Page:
Sausage is one of my favorite ingredients to pair with pasta, because just a little of it carries a lot of flavor. One sausage sautéed with onions, garlic, herbs, and wine, and topped with cheese makes a fine pasta sauce for two people. And this meal comes together in mere minutes. If you have access to a good Italian grocery, buy their sausage. Sausages by a sausage maker named Bruce Aidelis are good and are available in most parts of the country in specialty shops and in major supermarkets. Some of my favorites are his lemon chicken, smoked turkey sausage with artichokes and sun-dried tomatoes, chicken with apple, curried lamb, and a smoked chicken-and-turkey sausage with Burmese spices.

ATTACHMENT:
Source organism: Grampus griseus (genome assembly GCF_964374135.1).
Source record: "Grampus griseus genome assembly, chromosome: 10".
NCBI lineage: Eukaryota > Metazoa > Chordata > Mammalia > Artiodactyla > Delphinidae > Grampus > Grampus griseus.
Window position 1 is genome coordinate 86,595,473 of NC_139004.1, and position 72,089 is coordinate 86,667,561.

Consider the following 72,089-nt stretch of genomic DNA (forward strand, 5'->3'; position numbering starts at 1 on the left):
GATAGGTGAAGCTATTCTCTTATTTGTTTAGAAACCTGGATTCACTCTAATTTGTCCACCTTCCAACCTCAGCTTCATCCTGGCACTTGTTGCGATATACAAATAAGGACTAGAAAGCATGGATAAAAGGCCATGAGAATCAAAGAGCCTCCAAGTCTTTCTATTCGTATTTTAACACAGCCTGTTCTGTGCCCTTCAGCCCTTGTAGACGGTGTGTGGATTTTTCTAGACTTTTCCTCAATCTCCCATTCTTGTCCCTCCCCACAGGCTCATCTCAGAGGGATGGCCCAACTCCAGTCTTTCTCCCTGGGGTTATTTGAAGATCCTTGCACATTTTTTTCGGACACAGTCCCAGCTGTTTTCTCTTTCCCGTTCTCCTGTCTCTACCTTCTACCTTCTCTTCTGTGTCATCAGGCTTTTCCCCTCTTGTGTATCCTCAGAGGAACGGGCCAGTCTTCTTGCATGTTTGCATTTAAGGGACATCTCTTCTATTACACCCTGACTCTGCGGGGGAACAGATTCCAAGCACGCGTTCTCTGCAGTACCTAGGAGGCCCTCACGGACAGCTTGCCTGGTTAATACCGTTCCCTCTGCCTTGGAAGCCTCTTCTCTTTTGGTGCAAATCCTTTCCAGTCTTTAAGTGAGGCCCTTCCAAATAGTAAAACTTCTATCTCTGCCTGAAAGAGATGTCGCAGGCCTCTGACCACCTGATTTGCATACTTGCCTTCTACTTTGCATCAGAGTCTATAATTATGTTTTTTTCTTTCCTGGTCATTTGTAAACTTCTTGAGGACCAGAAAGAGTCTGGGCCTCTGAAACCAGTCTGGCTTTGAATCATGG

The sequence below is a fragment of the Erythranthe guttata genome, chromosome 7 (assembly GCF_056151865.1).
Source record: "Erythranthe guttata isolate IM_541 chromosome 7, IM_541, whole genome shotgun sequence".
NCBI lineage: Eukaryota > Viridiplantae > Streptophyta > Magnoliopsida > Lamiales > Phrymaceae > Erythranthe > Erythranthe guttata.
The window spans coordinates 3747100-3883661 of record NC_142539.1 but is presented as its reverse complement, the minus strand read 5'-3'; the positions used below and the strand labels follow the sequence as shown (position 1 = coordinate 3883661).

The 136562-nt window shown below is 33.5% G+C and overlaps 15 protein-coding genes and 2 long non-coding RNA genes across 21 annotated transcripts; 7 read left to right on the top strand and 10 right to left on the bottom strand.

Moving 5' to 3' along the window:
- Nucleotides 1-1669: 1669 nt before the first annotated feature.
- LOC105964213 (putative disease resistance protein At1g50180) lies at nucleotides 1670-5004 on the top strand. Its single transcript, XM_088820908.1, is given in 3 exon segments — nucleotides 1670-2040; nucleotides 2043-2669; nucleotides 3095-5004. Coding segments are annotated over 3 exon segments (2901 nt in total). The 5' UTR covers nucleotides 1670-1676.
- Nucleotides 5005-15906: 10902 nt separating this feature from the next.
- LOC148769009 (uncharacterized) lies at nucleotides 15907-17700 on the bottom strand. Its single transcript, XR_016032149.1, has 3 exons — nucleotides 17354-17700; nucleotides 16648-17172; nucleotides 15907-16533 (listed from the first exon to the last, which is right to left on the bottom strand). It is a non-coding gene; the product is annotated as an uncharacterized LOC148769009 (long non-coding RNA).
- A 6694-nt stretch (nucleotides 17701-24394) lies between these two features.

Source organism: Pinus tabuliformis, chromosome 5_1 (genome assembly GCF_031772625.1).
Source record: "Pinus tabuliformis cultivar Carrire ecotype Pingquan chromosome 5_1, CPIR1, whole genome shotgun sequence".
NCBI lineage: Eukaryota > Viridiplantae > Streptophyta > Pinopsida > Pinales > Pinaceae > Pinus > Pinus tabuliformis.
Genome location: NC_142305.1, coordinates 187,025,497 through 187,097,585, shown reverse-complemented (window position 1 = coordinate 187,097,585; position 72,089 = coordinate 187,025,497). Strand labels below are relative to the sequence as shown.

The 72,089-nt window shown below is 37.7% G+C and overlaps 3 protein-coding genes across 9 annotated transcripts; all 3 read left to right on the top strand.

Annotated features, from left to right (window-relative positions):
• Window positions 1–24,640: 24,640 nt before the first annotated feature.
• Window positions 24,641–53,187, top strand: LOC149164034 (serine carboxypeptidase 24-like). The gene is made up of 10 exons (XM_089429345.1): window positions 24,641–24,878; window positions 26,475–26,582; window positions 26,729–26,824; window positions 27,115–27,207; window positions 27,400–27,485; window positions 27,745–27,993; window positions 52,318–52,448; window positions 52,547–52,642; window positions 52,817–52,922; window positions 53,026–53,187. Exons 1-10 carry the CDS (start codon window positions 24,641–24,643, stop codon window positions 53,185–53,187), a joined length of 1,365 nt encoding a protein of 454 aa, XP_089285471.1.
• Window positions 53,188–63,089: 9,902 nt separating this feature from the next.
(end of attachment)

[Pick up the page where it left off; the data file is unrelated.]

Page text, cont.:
Chicken is particularly good with pasta, and we eat one variation or another often at our house. I love to cook up a pot of chicken pieces with onion, garlic, stewed tomatoes, hot peppers, red wine, mushrooms, and herbs and then ladle it over cooked pasta. It’s especially good with wide ribbons of fresh pappardelle. Use garlic toast to sop up the extra juices. Chicken breast, seasoned, sliced on the diagonal, and sautéed in a hot skillet will leave behind wonderful juices. These juices deglaze beautifully with a little wine. With the addition of some shallots or onion, rosemary, and wine, you can create a nice sauce to toss with your favorite pasta.